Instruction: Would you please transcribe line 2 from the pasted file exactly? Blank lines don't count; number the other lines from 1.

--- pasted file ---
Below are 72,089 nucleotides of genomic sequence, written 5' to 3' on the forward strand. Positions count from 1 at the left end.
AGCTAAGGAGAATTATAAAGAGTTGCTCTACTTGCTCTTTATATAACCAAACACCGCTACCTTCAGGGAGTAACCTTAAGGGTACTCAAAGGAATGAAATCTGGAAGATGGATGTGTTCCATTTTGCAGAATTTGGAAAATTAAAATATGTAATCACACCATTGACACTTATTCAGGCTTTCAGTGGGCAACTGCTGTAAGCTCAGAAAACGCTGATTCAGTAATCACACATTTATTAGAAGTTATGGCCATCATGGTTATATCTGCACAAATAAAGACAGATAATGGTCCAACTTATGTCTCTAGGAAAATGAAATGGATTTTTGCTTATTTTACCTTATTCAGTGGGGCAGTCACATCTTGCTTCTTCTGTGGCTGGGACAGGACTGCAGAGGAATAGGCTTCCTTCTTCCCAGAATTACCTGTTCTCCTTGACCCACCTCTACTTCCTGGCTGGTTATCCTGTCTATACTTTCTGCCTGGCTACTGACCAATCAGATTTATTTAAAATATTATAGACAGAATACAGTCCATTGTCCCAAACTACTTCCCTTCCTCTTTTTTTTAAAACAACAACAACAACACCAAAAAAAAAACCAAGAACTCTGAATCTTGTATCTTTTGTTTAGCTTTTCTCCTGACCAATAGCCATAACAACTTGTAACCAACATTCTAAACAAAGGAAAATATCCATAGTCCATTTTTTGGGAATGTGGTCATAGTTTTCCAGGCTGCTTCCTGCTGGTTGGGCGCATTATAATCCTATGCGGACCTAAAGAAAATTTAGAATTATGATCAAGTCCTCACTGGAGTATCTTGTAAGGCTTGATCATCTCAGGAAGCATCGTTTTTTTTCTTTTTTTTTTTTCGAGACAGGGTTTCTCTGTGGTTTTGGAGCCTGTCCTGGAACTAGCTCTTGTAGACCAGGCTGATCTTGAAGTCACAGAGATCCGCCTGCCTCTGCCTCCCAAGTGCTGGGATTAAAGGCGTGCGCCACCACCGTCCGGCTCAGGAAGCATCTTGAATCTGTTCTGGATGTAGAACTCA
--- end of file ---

AGCTAAGGAGAATTATAAAGAGTTGCTCTACTTGCTCTTTATATAACCAAACACCGCTACCTTCAGGGAGTAACCTTAAGGGTACTCAAAGGAATGAAATCTGGAAGATGGATGTGTTCCATTTTGCAGAATTTGGAAAATTAAAATATGTAATCACACCATTGACACTTATTCAGGCTTTCAGTGGGCAACTGCTGTAAGCTCAGAAAACGCTGATTCAGTAATCACACATTTATTAGAAGTTATGGCCATCATGGTTATATCTGCACAAATAAAGACAGATAATGGTCCAACTTATGTCTCTAGGAAAATGAAATGGATTTTTGCTTATTTTACCTTATTCAGTGGGGCAGTCACATCTTGCTTCTTCTGTGGCTGGGACAGGACTGCAGAGGAATAGGCTTCCTTCTTCCCAGAATTACCTGTTCTCCTTGACCCACCTCTACTTCCTGGCTGGTTATCCTGTCTATACTTTCTGCCTGGCTACTGACCAATCAGATTTATTTAAAATATTATAGACAGAATACAGTCCATTGTCCCAAACTACTTCCCTTCCTCTTTTTTTTAAAACAACAACAACAACACCAAAAAAAAAACCAAGAACTCTGAATCTTGTATCTTTTGTTTAGCTTTTCTCCTGACCAATAGCCATAACAACTTGTAACCAACATTCTAAACAAAGGAAAATATCCATAGTCCATTTTTTGGGAATGTGGTCATAGTTTTCCAGGCTGCTTCCTGCTGGTTGGGCGCATTATAATCCTATGCGGACCTAAAGAAAATTTAGAATTATGATCAAGTCCTCACTGGAGTATCTTGTAAGGCTTGATCATCTCAGGAAGCATCGTTTTTTTTCTTTTTTTTTTTTCGAGACAGGGTTTCTCTGTGGTTTTGGAGCCTGTCCTGGAACTAGCTCTTGTAGACCAGGCTGATCTTGAAGTCACAGAGATCCGCCTGCCTCTGCCTCCCAAGTGCTGGGATTAAAGGCGTGCGCCACCACCGTCCGGCTCAGGAAGCATCTTGAATCTGTTCTGGATGTAGAACTCA